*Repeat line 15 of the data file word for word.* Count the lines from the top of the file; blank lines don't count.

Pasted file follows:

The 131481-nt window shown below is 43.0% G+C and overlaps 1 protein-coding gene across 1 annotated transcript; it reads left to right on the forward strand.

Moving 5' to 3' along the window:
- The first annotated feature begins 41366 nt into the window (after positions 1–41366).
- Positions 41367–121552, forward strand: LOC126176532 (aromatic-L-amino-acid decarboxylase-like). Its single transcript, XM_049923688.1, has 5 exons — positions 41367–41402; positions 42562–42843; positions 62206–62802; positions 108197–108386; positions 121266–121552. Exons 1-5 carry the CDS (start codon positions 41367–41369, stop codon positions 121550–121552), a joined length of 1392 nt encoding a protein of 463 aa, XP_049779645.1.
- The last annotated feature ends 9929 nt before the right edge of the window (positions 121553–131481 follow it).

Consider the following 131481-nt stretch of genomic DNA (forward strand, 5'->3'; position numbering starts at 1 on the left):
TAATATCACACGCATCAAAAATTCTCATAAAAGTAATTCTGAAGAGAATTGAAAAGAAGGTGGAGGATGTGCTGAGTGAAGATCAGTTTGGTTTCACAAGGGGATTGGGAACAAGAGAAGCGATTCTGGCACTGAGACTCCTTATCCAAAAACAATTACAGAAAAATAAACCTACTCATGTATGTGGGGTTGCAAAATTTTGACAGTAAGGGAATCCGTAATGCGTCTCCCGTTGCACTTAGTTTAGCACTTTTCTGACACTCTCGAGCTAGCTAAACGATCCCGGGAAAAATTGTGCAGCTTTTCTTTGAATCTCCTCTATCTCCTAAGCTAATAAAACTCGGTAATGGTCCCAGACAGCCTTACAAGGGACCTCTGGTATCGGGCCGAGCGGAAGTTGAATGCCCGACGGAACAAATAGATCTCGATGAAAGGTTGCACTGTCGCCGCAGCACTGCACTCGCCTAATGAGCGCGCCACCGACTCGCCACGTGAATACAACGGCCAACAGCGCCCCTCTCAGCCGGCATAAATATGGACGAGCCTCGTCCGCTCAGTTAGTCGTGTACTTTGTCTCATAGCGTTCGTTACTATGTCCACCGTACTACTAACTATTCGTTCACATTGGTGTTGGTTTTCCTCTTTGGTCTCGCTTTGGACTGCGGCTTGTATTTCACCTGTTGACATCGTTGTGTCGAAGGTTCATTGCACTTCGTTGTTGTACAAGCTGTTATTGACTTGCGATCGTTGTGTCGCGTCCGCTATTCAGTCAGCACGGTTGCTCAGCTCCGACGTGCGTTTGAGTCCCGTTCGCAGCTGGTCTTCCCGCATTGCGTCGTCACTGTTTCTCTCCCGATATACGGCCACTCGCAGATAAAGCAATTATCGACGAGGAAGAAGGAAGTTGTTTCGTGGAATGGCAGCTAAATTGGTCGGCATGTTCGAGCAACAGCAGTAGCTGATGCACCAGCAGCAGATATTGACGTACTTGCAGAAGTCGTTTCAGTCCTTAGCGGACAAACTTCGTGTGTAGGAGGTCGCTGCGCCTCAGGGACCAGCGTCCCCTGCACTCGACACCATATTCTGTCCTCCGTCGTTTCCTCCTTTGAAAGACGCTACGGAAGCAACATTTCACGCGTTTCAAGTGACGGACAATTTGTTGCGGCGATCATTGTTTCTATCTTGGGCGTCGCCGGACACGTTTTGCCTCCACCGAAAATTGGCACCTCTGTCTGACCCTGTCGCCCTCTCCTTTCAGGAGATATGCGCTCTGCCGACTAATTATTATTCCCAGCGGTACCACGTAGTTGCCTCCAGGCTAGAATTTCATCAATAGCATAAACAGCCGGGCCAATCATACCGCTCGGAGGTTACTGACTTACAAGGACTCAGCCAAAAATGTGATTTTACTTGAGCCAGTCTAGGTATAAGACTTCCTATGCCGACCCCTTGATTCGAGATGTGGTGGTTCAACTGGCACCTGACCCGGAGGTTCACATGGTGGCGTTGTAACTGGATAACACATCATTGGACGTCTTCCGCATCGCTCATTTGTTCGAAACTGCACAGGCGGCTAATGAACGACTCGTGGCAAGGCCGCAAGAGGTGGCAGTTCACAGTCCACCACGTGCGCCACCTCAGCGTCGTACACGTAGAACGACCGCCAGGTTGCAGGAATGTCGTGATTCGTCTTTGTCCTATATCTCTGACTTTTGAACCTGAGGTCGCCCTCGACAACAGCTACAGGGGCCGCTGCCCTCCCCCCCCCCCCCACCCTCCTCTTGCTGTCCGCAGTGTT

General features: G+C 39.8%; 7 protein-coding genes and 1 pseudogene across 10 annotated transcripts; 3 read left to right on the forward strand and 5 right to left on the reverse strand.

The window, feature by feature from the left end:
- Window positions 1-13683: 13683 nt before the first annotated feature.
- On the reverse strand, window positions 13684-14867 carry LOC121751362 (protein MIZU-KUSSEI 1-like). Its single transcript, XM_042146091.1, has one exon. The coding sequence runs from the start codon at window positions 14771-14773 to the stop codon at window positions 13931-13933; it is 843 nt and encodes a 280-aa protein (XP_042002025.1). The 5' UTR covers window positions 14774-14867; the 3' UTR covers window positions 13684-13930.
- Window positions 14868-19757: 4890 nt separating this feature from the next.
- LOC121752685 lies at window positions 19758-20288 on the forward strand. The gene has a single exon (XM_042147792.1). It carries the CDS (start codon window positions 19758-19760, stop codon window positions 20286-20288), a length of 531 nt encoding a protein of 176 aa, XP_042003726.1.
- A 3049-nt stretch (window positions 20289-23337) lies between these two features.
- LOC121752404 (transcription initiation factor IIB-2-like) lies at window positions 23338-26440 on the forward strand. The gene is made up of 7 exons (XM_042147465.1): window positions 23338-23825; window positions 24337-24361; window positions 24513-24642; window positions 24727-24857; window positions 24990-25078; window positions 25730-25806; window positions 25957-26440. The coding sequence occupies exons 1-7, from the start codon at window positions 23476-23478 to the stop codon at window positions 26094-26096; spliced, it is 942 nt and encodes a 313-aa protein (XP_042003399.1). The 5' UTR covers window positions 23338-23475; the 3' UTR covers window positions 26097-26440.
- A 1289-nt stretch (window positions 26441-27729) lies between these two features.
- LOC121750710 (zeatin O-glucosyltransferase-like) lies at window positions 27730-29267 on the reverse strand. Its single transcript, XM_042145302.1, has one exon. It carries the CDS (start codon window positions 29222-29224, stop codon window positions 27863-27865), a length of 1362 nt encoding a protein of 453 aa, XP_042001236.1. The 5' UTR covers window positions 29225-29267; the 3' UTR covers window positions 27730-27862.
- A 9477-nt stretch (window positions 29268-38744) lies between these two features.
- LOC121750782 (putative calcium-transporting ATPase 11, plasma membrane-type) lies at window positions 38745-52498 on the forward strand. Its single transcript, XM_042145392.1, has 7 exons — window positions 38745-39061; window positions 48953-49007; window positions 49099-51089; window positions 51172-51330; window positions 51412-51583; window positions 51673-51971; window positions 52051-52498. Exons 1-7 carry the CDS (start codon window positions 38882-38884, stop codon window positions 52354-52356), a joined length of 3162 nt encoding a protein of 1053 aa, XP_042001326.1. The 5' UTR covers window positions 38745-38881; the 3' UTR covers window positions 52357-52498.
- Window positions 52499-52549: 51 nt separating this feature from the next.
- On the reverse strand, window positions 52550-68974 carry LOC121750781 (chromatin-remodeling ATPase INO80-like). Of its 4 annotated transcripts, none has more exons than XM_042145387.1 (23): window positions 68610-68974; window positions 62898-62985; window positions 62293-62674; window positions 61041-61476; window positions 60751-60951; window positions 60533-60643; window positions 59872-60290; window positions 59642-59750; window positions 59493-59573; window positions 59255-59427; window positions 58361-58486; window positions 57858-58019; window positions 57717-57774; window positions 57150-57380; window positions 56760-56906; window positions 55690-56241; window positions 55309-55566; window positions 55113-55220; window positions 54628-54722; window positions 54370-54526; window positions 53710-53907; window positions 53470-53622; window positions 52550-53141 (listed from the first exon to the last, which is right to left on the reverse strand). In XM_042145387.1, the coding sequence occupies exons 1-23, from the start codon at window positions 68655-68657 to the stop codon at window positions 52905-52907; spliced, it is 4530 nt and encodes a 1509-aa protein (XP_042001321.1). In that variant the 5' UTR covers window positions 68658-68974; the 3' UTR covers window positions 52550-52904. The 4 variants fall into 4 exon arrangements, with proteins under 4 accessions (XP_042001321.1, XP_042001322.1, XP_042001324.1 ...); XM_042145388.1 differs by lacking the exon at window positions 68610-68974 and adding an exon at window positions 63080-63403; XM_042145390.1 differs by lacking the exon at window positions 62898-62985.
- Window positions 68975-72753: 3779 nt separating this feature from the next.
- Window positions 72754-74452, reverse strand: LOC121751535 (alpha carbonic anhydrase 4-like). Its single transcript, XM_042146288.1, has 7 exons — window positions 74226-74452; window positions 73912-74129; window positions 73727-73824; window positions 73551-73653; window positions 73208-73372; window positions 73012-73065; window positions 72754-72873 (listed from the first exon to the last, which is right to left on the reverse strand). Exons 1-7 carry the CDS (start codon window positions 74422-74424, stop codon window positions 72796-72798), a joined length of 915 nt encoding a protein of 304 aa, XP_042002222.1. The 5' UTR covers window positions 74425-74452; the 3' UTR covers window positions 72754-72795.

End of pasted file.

- LOC121752404 (transcription initiation factor IIB-2-like) lies at window positions 23338-26440 on the forward strand. The gene is made up of 7 exons (XM_042147465.1): window positions 23338-23825; window positions 24337-24361; window positions 24513-24642; window positions 24727-24857; window positions 24990-25078; window positions 25730-25806; window positions 25957-26440. The coding sequence occupies exons 1-7, from the start codon at window positions 23476-23478 to the stop codon at window positions 26094-26096; spliced, it is 942 nt and encodes a 313-aa protein (XP_042003399.1). The 5' UTR covers window positions 23338-23475; the 3' UTR covers window positions 26097-26440.